That cold empty ache, like I couldn’t catch my breath even though I was breathing normally, filled my chest, spreading into my head and stomach.
The severity seemed to come out of nowhere, out of proportion. I was on the last half mile to work, thinking about writing a response to an old poem as I waited for the last set of lights to change, when my calm logic and hopeful thoughts were washed away and replaced with this void, this ache.
And I felt again the awfulness of the loss of my dad.
I just longed for him to be here still.
When my mum died, for a long time I knew exactly how long it had been, down to the week; once I even counted the number of days and hours since her passing. But with my dad it was different, timescale vaguer, as if I had become slightly immunised against grief.
So I was caught unawares by this feeling.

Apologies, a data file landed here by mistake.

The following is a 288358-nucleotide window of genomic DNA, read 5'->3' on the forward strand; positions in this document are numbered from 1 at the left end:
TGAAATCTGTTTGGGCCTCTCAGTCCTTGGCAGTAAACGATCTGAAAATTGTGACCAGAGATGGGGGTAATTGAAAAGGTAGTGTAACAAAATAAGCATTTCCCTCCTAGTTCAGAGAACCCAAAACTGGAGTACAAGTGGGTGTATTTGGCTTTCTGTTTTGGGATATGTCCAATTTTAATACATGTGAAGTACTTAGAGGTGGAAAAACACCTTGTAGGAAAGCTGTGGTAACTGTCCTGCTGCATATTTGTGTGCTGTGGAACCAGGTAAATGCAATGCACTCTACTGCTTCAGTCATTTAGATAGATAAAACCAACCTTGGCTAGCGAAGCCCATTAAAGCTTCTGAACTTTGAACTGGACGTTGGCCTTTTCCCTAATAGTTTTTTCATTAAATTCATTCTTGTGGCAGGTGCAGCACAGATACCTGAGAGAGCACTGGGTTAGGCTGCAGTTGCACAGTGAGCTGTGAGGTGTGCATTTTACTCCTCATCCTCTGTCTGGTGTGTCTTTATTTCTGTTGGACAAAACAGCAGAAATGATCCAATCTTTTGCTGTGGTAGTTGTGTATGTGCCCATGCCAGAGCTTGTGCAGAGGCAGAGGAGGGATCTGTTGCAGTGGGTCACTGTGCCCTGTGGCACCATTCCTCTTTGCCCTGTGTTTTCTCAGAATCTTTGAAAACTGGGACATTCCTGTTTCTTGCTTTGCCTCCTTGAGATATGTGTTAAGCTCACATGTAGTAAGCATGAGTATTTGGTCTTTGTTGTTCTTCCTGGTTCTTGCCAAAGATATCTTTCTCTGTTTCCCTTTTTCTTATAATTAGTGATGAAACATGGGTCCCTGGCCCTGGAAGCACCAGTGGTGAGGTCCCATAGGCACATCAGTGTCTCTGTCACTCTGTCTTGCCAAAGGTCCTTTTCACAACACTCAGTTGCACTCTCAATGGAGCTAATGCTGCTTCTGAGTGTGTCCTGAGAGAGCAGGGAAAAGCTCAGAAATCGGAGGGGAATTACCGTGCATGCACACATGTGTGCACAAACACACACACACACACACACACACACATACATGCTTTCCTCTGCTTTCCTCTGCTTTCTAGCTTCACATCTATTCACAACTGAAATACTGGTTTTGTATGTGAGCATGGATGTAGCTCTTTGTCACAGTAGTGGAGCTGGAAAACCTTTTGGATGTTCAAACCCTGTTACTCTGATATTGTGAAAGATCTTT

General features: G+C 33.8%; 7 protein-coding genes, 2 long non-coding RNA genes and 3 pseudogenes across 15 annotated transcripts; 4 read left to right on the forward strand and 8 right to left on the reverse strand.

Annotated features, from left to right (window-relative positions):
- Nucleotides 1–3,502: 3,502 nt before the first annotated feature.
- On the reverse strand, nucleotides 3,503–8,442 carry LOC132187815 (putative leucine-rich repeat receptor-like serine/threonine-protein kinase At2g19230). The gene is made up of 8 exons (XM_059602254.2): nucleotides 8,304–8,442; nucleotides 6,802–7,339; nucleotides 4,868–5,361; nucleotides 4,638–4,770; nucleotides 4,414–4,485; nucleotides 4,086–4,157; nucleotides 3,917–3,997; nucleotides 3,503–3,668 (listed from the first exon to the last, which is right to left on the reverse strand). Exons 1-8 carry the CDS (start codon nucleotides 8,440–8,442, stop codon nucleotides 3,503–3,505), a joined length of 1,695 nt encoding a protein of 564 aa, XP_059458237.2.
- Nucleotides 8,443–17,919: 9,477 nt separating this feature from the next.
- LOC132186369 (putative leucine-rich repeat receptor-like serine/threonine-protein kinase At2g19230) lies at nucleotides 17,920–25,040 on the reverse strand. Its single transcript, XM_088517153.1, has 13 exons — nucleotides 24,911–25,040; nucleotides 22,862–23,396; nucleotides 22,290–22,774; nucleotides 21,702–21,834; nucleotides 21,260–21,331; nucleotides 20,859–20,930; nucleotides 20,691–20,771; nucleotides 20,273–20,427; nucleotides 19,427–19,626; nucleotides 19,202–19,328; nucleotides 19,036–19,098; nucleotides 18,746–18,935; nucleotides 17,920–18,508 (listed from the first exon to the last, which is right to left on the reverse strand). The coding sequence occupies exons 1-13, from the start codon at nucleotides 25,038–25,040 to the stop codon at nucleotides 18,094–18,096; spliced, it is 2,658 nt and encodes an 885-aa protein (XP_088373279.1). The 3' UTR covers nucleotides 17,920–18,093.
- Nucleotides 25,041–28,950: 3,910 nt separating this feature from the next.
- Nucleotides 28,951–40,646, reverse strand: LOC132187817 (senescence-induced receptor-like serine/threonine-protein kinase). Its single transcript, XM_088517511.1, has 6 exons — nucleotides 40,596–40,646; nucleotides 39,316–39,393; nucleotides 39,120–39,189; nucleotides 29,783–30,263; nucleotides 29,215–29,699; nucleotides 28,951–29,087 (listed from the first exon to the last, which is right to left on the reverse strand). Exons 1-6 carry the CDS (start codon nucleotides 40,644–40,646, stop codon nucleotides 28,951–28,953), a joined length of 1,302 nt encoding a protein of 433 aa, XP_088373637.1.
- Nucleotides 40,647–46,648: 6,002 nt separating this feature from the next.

I just wanted him here again. I wanted his smile to twinkle at me in some shared mischief. I wanted the bristle of his moustache as he kissed me. I wanted to knock on his door and hear one of his welcoming catchphrases. I wanted to climb on his lap, lean my head on his shoulder, and feel his strong arms protecting me from the overwhelming world outside and in.
Most of all, I felt the sheer lack of him.
That’s not the end of the story, not a complete a picture of my life or even my day, I know. I could tell you of the Heavenly Father who is always present to me, who my earthly one pointed me towards. I could tell you of the wonderful others in my life who echo my dad so I am never without that manly love.
But for those few minutes, as the lights changed to green and I drove up the hill to the car park, continued through the barrier to my spot, until I stepped out of my car to start my working day, for those few minutes, I just missed him.
(Linking up to the weekly inspiration and shared writing @ https://fiveminutefriday.com/2019/04/11/fmf-writing-prompt-link-up-lack/)